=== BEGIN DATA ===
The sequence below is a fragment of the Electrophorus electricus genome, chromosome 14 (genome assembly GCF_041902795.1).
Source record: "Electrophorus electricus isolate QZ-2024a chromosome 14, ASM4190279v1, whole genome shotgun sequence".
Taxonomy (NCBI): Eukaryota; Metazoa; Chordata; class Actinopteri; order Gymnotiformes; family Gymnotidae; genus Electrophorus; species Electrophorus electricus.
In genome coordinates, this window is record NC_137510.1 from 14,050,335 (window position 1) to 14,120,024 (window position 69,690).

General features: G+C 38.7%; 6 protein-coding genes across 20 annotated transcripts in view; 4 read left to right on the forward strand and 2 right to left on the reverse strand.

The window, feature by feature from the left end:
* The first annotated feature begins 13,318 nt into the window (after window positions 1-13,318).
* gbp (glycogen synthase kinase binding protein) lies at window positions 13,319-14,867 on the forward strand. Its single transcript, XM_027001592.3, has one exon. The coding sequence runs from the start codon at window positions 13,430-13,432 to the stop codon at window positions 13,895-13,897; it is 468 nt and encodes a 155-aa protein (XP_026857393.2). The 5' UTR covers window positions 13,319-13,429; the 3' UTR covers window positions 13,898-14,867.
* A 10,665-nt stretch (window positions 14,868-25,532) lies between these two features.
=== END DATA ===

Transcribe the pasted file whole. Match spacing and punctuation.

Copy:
The sequence below is a fragment of the Electrophorus electricus genome, chromosome 14 (genome assembly GCF_041902795.1).
Source record: "Electrophorus electricus isolate QZ-2024a chromosome 14, ASM4190279v1, whole genome shotgun sequence".
Taxonomy (NCBI): Eukaryota; Metazoa; Chordata; class Actinopteri; order Gymnotiformes; family Gymnotidae; genus Electrophorus; species Electrophorus electricus.
In genome coordinates, this window is record NC_137510.1 from 14,050,335 (window position 1) to 14,120,024 (window position 69,690).

General features: G+C 38.7%; 6 protein-coding genes across 20 annotated transcripts in view; 4 read left to right on the forward strand and 2 right to left on the reverse strand.

The window, feature by feature from the left end:
* The first annotated feature begins 13,318 nt into the window (after window positions 1-13,318).
* gbp (glycogen synthase kinase binding protein) lies at window positions 13,319-14,867 on the forward strand. Its single transcript, XM_027001592.3, has one exon. The coding sequence runs from the start codon at window positions 13,430-13,432 to the stop codon at window positions 13,895-13,897; it is 468 nt and encodes a 155-aa protein (XP_026857393.2). The 5' UTR covers window positions 13,319-13,429; the 3' UTR covers window positions 13,898-14,867.
* A 10,665-nt stretch (window positions 14,868-25,532) lies between these two features.